The Institute of Vegetable and Floriculture Science, NARO (NIVFS) conducts basic and innovative research to support the breeding and cultivation of vegetables and ornamental plants, reduction of environmental impact, and development of technologies for sustainable production, improvement of quality, and efficient distribution etc.
Pest management using non-contact vibration generated by ultrasonic transducers
The agricultural pests such as the sweet potato whitefly (Bemisia tabaci Gennadius) and the cotton aphid (Aphis gossypii Glover), are resistant to many chemical pesticides and cause severe damage to various vegetables and flowers. It was clarified that these two pests can be dispersed from the crops by applying non-contact force using ultrasonic waves. In particular, 50-60% of whitefly adults can be dispersed from leaves by vibrating at 1 to 480 Hz for 1 minute. In addition, when the non-contact force was applied to the sweet potato whitefly adults in a rearing cage for 8 hours(4 hours per day), the number of laid eggs was found to be halved. Hence it was proved that the non-contact force using the ultrasonic wave is effective for the pest control. In the future, we will work to improve the radiation coverage and develop new physical control technologies that can contribute to sustainable agricultural production, which is part of Sustainable Development Goals (SDGs). Read more
Data shows that viewing a flower promotes recovery from the psychological stress
The National Agriculture and Food Research Organization (NARO) had demonstrated that viewing a flower image affects the brain activity and thereby induce psychological and physiological reaction which supports recovery from psychological stress. The experiment put the subject group under a visual stress followed by showing a typical flower image which led to downregulation of negative emotions and decrease in elevated blood pressure and cortisol levels. Through this research, the mechanism of viewing flowers to reduce human stress was explained scientifically using psychology, physiology and neuroimaging techniques.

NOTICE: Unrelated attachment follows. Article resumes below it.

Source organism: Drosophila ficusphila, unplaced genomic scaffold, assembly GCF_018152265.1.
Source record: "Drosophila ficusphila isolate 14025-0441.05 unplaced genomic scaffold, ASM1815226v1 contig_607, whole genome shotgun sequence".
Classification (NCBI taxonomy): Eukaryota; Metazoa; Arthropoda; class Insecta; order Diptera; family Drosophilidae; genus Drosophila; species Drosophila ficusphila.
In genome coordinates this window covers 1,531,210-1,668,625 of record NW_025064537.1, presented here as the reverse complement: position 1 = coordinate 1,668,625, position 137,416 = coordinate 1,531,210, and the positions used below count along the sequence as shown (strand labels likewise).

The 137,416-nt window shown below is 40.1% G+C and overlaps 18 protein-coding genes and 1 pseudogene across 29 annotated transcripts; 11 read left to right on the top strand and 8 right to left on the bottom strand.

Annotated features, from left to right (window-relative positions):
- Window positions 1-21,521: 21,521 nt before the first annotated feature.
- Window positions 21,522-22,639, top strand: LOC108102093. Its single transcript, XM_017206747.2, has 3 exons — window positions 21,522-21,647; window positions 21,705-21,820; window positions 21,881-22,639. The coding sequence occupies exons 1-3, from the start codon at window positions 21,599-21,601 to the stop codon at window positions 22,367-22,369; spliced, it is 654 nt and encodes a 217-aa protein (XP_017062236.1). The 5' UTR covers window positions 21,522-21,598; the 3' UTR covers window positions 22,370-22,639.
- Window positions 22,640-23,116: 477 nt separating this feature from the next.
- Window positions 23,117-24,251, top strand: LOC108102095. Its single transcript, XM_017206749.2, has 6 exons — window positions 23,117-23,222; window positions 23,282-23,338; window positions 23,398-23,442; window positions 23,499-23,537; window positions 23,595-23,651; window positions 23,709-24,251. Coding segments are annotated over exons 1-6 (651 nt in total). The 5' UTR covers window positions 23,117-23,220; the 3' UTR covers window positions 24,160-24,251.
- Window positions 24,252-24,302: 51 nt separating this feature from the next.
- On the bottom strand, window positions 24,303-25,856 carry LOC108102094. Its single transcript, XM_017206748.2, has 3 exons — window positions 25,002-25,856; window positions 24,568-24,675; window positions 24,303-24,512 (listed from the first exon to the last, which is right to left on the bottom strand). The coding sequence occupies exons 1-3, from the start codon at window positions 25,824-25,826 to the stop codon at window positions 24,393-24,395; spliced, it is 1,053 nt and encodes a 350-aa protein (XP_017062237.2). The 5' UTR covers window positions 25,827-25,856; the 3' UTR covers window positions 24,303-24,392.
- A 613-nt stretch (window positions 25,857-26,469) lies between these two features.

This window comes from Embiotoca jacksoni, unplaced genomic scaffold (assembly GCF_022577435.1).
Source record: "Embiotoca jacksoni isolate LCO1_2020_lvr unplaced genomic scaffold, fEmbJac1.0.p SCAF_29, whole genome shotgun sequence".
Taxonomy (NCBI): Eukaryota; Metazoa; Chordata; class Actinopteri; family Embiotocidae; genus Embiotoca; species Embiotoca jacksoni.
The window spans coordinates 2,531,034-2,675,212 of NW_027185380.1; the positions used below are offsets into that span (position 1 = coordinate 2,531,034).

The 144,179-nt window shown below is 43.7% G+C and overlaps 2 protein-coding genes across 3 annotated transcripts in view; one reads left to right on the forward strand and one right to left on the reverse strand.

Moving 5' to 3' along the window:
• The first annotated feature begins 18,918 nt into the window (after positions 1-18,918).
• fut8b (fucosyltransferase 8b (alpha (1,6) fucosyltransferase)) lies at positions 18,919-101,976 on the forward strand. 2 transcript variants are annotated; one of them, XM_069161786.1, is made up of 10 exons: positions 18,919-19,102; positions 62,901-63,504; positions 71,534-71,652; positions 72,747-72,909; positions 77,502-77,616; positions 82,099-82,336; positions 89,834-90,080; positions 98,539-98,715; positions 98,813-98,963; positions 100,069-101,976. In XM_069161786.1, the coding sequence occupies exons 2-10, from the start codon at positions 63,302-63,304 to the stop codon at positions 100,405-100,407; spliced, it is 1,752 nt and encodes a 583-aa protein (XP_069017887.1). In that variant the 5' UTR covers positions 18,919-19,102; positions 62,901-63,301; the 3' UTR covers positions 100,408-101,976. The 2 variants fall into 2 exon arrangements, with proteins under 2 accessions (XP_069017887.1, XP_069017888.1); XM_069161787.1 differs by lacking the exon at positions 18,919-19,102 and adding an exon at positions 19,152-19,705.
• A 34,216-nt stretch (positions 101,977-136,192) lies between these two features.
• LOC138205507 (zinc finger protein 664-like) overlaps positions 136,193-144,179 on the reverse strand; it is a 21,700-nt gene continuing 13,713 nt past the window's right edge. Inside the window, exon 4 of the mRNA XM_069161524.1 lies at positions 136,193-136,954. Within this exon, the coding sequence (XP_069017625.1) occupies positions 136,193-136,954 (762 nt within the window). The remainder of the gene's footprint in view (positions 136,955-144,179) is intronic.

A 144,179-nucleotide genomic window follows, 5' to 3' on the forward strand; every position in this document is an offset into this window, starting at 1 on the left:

Genome analysis of a model chrysanthemum species
A research collaboration that includes NARO's Institute of Vegetable and Floriculture Sciences, Kazusa DNA Research Institute, University of Tokyo, Nihon University and Hiroshima University, has successfully completed the genome analysis of Chrysanthemum seticuspe, which grows widely from Tohoku to Kyushu in Japan and is considered as a model of cultivated chrysanthemum. A 2.72 Gb sequence corresponding to 89% of the whole genome was decoded revealing 71,057 genes. The genome sequence information is expected to contribute in improving the efficiency of breeding of cultivated chrysanthemum.
Soil sterilization using coffee grounds
A new soil sterilization agent using coffee grounds that could be used for suppressing the incidence of soil-borne diseases has been developed by NARO. It has been confirmed that the application of the polyphenol iron complex (Fe-CPP) from coffee grounds as sterilizing material, calcium peroxide as soil conditioner, and iron salt to the soil suppressed the occurrence of bacterial wilt in the laboratory. This method could provide a new safe and environmentally friendly control technology for soil-borne diseases. Read more
Floral arrangement is effective for improving memory ability of patients with Neurocognitive Disorder
A cognitive function training using flower arrangement conducted by NARO, in collaboration with the Ibaraki Prefectural University of Health Sciences, has shown that the memory ability of patients who suffer from cognitive dysfunctions due to accidents, stroke etc. improved, and the effect was observed for 3 months after the training. It is expected to be utilized for cognitive rehabilitation of patients with neurocognitive disorder. Read more.
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